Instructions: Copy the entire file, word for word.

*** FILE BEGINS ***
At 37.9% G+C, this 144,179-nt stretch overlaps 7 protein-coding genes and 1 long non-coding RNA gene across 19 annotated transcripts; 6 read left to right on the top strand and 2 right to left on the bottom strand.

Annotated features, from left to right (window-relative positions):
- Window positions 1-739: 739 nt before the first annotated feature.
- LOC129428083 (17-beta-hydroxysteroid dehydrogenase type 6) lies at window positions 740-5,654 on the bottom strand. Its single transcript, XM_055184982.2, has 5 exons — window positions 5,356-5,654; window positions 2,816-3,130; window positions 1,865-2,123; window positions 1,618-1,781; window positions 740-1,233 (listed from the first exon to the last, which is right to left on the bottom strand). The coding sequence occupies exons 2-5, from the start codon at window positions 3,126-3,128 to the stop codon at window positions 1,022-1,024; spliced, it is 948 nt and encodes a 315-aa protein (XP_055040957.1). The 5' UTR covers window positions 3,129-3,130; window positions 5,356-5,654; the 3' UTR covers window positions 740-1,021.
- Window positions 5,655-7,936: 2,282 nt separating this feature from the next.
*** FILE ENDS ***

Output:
At 37.9% G+C, this 144,179-nt stretch overlaps 7 protein-coding genes and 1 long non-coding RNA gene across 19 annotated transcripts; 6 read left to right on the top strand and 2 right to left on the bottom strand.

Annotated features, from left to right (window-relative positions):
- Window positions 1-739: 739 nt before the first annotated feature.
- LOC129428083 (17-beta-hydroxysteroid dehydrogenase type 6) lies at window positions 740-5,654 on the bottom strand. Its single transcript, XM_055184982.2, has 5 exons — window positions 5,356-5,654; window positions 2,816-3,130; window positions 1,865-2,123; window positions 1,618-1,781; window positions 740-1,233 (listed from the first exon to the last, which is right to left on the bottom strand). The coding sequence occupies exons 2-5, from the start codon at window positions 3,126-3,128 to the stop codon at window positions 1,022-1,024; spliced, it is 948 nt and encodes a 315-aa protein (XP_055040957.1). The 5' UTR covers window positions 3,129-3,130; window positions 5,356-5,654; the 3' UTR covers window positions 740-1,021.
- Window positions 5,655-7,936: 2,282 nt separating this feature from the next.